As it turned out, not only did I get a second (much longer) interview with Tom later that day, but I also got another with his boss a few days later. During those meetings I used a variety of interview skills to control the discussion and move myself forward in the process, including using a well-validated brag book, a powerpoint presentation about my plans for the territory, memorizing the drug’s package insert and then using it to conduct a mock sales call (naturally remembering my ‘ABC’s’ and closing the deal at the end), and even giving a small gift for the interviewer — in Tom’s case I’d learned that he was a baseball fan and so I brought him one of my authentic team hats from the Little League World Series memorabilia I had at home — it turned out to be a great ‘investment on my part because I got the job! In fact, I was one of only two people to receive an offer out of the 500+ applicants (with the other person an already experienced pharma rep).

“I knew you could do it!” Anne smiled as she held Sassy in her arms when I returned home later that day. “So what now?”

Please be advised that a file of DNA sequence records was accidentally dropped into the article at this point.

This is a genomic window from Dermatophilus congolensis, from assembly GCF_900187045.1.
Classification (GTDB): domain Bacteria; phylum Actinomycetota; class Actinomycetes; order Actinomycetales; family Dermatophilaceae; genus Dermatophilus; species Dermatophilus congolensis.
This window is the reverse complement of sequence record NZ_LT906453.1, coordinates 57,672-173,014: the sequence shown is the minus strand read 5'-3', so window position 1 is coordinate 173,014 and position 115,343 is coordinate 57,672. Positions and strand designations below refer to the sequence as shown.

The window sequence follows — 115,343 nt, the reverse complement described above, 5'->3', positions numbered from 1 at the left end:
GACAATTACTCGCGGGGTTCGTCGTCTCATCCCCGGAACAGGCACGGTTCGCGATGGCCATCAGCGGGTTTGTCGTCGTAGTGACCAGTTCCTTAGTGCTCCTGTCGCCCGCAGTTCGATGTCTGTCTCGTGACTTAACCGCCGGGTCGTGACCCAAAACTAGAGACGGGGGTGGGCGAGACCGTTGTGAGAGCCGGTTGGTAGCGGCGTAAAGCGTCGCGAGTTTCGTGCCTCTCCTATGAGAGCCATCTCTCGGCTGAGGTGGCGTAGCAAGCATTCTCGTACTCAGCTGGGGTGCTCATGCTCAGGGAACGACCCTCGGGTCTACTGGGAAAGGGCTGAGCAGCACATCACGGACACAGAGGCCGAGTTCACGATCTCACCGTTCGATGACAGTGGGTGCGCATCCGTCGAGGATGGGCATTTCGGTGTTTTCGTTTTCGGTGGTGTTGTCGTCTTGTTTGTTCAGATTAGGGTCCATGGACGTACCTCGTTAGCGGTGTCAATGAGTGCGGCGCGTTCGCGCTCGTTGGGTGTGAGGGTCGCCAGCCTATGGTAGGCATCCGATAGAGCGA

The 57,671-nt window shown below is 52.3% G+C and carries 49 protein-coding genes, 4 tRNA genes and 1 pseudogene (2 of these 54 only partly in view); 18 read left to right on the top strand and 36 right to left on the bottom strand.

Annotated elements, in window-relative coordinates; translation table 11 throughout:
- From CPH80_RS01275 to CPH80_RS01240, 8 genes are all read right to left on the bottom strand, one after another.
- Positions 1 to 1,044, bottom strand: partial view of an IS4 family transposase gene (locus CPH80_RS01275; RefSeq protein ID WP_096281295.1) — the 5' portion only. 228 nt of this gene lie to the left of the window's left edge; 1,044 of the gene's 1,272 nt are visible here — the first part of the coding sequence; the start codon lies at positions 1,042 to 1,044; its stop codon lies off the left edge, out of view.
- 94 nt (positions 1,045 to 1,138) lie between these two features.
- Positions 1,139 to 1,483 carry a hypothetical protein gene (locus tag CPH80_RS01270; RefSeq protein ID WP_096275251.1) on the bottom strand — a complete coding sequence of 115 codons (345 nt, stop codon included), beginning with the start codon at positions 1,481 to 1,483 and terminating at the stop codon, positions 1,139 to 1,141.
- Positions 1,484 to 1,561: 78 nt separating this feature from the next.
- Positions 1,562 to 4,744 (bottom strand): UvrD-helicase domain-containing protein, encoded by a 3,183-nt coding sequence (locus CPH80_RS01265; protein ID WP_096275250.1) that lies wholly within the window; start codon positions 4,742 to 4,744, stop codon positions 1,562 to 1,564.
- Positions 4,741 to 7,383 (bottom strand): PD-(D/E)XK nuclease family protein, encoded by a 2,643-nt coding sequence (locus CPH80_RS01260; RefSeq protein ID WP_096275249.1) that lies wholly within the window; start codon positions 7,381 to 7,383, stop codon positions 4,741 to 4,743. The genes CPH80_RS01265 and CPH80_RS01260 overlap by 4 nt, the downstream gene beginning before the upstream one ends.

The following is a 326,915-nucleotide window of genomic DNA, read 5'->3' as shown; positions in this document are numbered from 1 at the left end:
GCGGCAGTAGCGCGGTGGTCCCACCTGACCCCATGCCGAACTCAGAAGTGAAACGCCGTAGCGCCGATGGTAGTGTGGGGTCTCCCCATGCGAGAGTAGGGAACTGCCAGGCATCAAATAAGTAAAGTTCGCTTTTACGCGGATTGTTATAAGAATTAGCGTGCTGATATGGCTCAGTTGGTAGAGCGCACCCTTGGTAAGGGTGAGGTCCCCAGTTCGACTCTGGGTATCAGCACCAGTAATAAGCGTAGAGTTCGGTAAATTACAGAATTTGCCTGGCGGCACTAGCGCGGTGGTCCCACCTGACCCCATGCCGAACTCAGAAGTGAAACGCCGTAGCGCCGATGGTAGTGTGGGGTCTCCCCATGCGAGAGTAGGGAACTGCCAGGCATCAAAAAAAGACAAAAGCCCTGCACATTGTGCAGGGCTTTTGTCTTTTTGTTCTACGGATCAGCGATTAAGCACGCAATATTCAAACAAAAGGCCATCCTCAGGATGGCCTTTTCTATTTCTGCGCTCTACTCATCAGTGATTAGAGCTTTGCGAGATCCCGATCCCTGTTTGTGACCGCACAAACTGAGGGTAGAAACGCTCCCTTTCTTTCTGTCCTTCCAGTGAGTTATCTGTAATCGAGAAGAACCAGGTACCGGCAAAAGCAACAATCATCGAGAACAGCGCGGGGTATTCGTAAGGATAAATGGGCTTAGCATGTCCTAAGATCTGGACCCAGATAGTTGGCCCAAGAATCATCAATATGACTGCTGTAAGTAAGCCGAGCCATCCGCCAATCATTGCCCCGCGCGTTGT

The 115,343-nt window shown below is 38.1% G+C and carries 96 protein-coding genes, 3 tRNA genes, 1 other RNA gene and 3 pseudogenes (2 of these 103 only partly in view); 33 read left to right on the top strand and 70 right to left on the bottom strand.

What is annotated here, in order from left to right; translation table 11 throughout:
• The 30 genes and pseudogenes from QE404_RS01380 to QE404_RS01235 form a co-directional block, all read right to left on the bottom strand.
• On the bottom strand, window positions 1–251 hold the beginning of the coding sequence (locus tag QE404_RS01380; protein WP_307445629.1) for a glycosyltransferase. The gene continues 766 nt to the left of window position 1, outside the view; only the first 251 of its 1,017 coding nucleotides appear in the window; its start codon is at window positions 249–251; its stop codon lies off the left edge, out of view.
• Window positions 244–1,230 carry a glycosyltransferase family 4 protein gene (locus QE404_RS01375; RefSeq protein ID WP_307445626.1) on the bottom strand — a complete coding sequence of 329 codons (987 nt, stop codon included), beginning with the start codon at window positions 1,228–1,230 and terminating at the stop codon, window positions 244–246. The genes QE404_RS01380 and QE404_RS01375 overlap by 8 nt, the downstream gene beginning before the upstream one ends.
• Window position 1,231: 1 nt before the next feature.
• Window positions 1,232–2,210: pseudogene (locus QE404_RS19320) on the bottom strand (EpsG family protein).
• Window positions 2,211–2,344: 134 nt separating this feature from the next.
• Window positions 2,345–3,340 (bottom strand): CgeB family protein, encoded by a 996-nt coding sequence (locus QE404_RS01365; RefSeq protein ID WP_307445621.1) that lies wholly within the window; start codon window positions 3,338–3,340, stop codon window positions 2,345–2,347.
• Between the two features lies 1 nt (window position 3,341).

“I guess I give my notice to USAA.” I replied, showering both of them with kisses in my joy. “They want me to start in April – we have some kind of national meeting in Vegas.”

“I’m so happy for you.” Anne replied. “I know you worked so hard and you really deserve it. You’re going to be great.”

“I’m happy for us, honey! Here we are in this new house, we’re happy, we’re healthy, and our whole lives are before us. Soon we’ll be married, then have kids, and the rest is history!”

Ah, if only life was so easy, right? Little did I know that my world was about to turn upside down due to an expected family tragedy…

 

Sassy’s Life Lesson #14 – For Every Action, A Reaction.